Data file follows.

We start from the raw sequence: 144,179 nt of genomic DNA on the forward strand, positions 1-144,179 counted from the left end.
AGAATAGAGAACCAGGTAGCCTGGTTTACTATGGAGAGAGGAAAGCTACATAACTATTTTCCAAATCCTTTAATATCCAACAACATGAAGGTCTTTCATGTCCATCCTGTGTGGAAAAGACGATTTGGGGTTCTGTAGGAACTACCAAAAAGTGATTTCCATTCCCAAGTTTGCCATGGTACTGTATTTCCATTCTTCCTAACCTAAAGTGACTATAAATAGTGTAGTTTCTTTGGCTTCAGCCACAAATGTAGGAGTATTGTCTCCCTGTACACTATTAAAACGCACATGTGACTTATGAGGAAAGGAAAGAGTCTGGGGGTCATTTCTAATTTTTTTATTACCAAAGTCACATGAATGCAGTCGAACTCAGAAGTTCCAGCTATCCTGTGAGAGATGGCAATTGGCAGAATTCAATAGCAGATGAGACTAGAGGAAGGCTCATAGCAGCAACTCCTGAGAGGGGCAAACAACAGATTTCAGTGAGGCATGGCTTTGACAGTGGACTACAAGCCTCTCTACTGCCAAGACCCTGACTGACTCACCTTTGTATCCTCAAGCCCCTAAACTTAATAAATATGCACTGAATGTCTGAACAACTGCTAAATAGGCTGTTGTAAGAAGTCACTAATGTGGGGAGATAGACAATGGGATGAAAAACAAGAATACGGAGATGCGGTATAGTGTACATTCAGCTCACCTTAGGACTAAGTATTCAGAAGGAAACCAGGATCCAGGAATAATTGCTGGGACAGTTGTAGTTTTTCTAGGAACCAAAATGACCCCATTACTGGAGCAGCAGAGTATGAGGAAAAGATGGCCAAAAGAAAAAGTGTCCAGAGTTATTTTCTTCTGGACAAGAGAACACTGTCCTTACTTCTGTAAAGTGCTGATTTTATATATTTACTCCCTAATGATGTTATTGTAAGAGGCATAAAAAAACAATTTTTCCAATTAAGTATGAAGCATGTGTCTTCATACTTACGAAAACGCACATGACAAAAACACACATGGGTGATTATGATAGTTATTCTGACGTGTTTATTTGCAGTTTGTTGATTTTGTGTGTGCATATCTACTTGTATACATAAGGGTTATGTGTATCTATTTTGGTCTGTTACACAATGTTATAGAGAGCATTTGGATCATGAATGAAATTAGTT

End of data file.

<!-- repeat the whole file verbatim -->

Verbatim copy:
We start from the raw sequence: 144,179 nt of genomic DNA on the forward strand, positions 1-144,179 counted from the left end.
AGAATAGAGAACCAGGTAGCCTGGTTTACTATGGAGAGAGGAAAGCTACATAACTATTTTCCAAATCCTTTAATATCCAACAACATGAAGGTCTTTCATGTCCATCCTGTGTGGAAAAGACGATTTGGGGTTCTGTAGGAACTACCAAAAAGTGATTTCCATTCCCAAGTTTGCCATGGTACTGTATTTCCATTCTTCCTAACCTAAAGTGACTATAAATAGTGTAGTTTCTTTGGCTTCAGCCACAAATGTAGGAGTATTGTCTCCCTGTACACTATTAAAACGCACATGTGACTTATGAGGAAAGGAAAGAGTCTGGGGGTCATTTCTAATTTTTTTATTACCAAAGTCACATGAATGCAGTCGAACTCAGAAGTTCCAGCTATCCTGTGAGAGATGGCAATTGGCAGAATTCAATAGCAGATGAGACTAGAGGAAGGCTCATAGCAGCAACTCCTGAGAGGGGCAAACAACAGATTTCAGTGAGGCATGGCTTTGACAGTGGACTACAAGCCTCTCTACTGCCAAGACCCTGACTGACTCACCTTTGTATCCTCAAGCCCCTAAACTTAATAAATATGCACTGAATGTCTGAACAACTGCTAAATAGGCTGTTGTAAGAAGTCACTAATGTGGGGAGATAGACAATGGGATGAAAAACAAGAATACGGAGATGCGGTATAGTGTACATTCAGCTCACCTTAGGACTAAGTATTCAGAAGGAAACCAGGATCCAGGAATAATTGCTGGGACAGTTGTAGTTTTTCTAGGAACCAAAATGACCCCATTACTGGAGCAGCAGAGTATGAGGAAAAGATGGCCAAAAGAAAAAGTGTCCAGAGTTATTTTCTTCTGGACAAGAGAACACTGTCCTTACTTCTGTAAAGTGCTGATTTTATATATTTACTCCCTAATGATGTTATTGTAAGAGGCATAAAAAAACAATTTTTCCAATTAAGTATGAAGCATGTGTCTTCATACTTACGAAAACGCACATGACAAAAACACACATGGGTGATTATGATAGTTATTCTGACGTGTTTATTTGCAGTTTGTTGATTTTGTGTGTGCATATCTACTTGTATACATAAGGGTTATGTGTATCTATTTTGGTCTGTTACACAATGTTATAGAGAGCATTTGGATCATGAATGAAATTAGTT